This week, the Department of Health is launching a new advertising campaign to raise awareness of how alcohol can affect your health in the long-term.
Many of us are aware of the short-term effects of drinking too much – feeling sick, a hangover, a spot of embarrassment, a vague but hard-to-pin-down sense of guilt – but the long-term effects often slip under the radar. These include a higher risk of many cancers, heart disease, stroke and more.
Cancer Research UK is supporting the new campaign so we wanted to use this blog post to discuss some of the science around alcohol and cancer.
So is alcohol really linked to cancer?
Yes. Surveys tell us that only about a third of people realise that alcohol can increase the risk of cancer but actually the evidence in this area has been very strong for a number of decades.
The International Agency for Research on Cancer produces reports that are widely seen as the gold standard for working out what causes cancer and what doesn’t. They first said that there is “sufficient evidence” that “alcoholic beverages are carcinogenic to humans” way back in 1988. Since then, many more studies have been published. There are too many to list completely here, but this is a good review for the scientifically minded among you. IARC, incidentally, confirmed their ruling in 2007, and again last year.
Which cancers are affected? And how many?
Alcohol causes at least seven types of cancer, including cancers of the mouth, oesophagus (food pipe), pharynx (upper throat), larynx (voice box), breast, bowel and liver. There is also increasing evidence linking alcohol to pancreatic cancer.
Estimating the number of cancers that are linked to alcohol is always going to be a rough business. One analysis by IARC estimated that in Western European countries like the UK, around 5 per cent of cancers are linked to alcohol, which works out to around 15,000 cases a year. In the Oxford Textbook of Medicine, Professors Richard Doll and Richard Peto estimated that 6 per cent of cancer deaths in the UK are caused by alcohol, adding up to around 9,000 a year.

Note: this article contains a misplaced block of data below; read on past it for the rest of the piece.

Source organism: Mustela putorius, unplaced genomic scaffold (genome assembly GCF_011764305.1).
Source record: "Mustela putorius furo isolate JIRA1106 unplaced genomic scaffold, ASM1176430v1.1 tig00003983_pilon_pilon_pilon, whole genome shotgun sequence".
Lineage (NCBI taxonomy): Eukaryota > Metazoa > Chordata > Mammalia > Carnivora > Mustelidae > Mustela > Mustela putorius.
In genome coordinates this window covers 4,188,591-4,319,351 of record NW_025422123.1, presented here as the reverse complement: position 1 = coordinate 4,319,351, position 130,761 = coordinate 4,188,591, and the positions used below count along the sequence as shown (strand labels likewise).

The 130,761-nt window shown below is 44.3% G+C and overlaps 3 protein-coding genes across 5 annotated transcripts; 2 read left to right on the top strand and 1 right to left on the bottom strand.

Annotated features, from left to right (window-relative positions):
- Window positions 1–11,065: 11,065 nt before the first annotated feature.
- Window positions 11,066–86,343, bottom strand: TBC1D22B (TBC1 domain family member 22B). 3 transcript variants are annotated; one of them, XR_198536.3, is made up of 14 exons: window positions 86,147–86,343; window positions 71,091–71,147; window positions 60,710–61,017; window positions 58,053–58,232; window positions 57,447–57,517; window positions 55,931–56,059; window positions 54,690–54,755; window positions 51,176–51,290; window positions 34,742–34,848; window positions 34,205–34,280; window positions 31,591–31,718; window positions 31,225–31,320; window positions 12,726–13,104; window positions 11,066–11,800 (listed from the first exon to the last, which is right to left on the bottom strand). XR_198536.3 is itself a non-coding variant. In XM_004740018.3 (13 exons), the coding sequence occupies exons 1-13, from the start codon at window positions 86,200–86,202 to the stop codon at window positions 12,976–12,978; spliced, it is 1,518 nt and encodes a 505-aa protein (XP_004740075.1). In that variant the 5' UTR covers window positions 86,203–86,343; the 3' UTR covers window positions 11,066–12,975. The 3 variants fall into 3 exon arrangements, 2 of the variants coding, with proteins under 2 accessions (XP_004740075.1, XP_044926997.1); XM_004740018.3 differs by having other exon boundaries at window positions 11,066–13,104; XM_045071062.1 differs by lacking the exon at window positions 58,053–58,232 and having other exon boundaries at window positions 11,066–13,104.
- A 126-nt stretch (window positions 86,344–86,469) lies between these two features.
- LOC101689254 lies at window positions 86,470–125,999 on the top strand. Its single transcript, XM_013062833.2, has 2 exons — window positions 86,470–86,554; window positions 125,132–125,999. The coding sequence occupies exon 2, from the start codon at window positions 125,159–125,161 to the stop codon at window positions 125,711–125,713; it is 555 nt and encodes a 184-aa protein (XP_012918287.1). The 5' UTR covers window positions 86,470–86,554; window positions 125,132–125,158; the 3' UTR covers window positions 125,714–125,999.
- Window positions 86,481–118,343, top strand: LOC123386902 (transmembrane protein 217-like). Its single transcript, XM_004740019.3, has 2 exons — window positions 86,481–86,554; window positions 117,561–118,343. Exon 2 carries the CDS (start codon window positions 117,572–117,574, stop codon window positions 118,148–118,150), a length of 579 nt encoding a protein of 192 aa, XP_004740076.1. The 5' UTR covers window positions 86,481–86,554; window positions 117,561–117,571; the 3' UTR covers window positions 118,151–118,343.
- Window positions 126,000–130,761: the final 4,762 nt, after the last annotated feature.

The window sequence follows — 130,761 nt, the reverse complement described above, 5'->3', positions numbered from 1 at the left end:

What level of drinking affects the risk of cancer?
There is a clear linear relationship between the amount of alcohol someone drinks, and their cancer risk. In other words, the more people drink, the higher their risk.
But cutting back drinking so you don’t feel drunk doesn’t mean you avoid risks to your health. Alcohol can increase the risk of cancer at levels too low to make an average person drunk. Studies have consistently shown that as little as three units a day – the amount in a pint of strong lager or a large glass of wine – can significantly increase the risk of mouth, oesophageal, laryngeal, breast and bowel cancers. At this level, the risks are fairly small but they get bigger the more you drink.
However, it seems that alcohol only increases the risk of liver or pancreatic cancers if people drink large amounts. This is because alcohol affects the risk of these cancers by causing cirrhosis or pancreatitis, conditions that are linked to heavy drinking.
Which is worse: binge drinking or spreading my drinking across the week?
We don’t actually know, and this is one of the big holes in the current evidence. Imagine someone who generally drinks nothing during the week but then knocks them back at weekends. So far, there’s not been enough research to tell if they have a higher or lower risk of cancer compared to someone who drinks the same total amount, but spread throughout the week.
There are hardly any published studies looking at the effects of different drinking patterns. One study suggested that weekend drinking had particularly strong effects on the risk of breast cancer, but it’s not conclusive in itself. As we said above, it’s the total amount that matters.
How high are the risks?